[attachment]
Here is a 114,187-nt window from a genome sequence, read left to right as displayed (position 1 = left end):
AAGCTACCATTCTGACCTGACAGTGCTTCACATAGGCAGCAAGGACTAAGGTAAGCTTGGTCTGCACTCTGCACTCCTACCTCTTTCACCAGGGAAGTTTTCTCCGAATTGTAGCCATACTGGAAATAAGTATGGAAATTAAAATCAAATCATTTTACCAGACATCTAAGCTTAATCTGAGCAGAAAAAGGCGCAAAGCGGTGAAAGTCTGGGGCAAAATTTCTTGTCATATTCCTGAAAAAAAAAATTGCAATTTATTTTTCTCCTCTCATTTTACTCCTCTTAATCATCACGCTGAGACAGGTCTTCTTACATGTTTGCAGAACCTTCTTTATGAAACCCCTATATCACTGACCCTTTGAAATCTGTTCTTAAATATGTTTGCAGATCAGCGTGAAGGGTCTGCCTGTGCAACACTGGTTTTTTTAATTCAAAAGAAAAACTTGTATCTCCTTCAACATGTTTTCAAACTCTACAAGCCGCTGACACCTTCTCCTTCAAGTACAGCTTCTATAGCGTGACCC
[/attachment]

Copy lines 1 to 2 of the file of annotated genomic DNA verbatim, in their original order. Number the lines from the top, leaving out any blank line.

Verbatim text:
Here is a 114,187-nt window from a genome sequence, read left to right as displayed (position 1 = left end):
AAGCTACCATTCTGACCTGACAGTGCTTCACATAGGCAGCAAGGACTAAGGTAAGCTTGGTCTGCACTCTGCACTCCTACCTCTTTCACCAGGGAAGTTTTCTCCGAATTGTAGCCATACTGGAAATAAGTATGGAAATTAAAATCAAATCATTTTACCAGACATCTAAGCTTAATCTGAGCAGAAAAAGGCGCAAAGCGGTGAAAGTCTGGGGCAAAATTTCTTGTCATATTCCTGAAAAAAAAAATTGCAATTTATTTTTCTCCTCTCATTTTACTCCTCTTAATCATCACGCTGAGACAGGTCTTCTTACATGTTTGCAGAACCTTCTTTATGAAACCCCTATATCACTGACCCTTTGAAATCTGTTCTTAAATATGTTTGCAGATCAGCGTGAAGGGTCTGCCTGTGCAACACTGGTTTTTTTAATTCAAAAGAAAAACTTGTATCTCCTTCAACATGTTTTCAAACTCTACAAGCCGCTGACACCTTCTCCTTCAAGTACAGCTTCTATAGCGTGACCC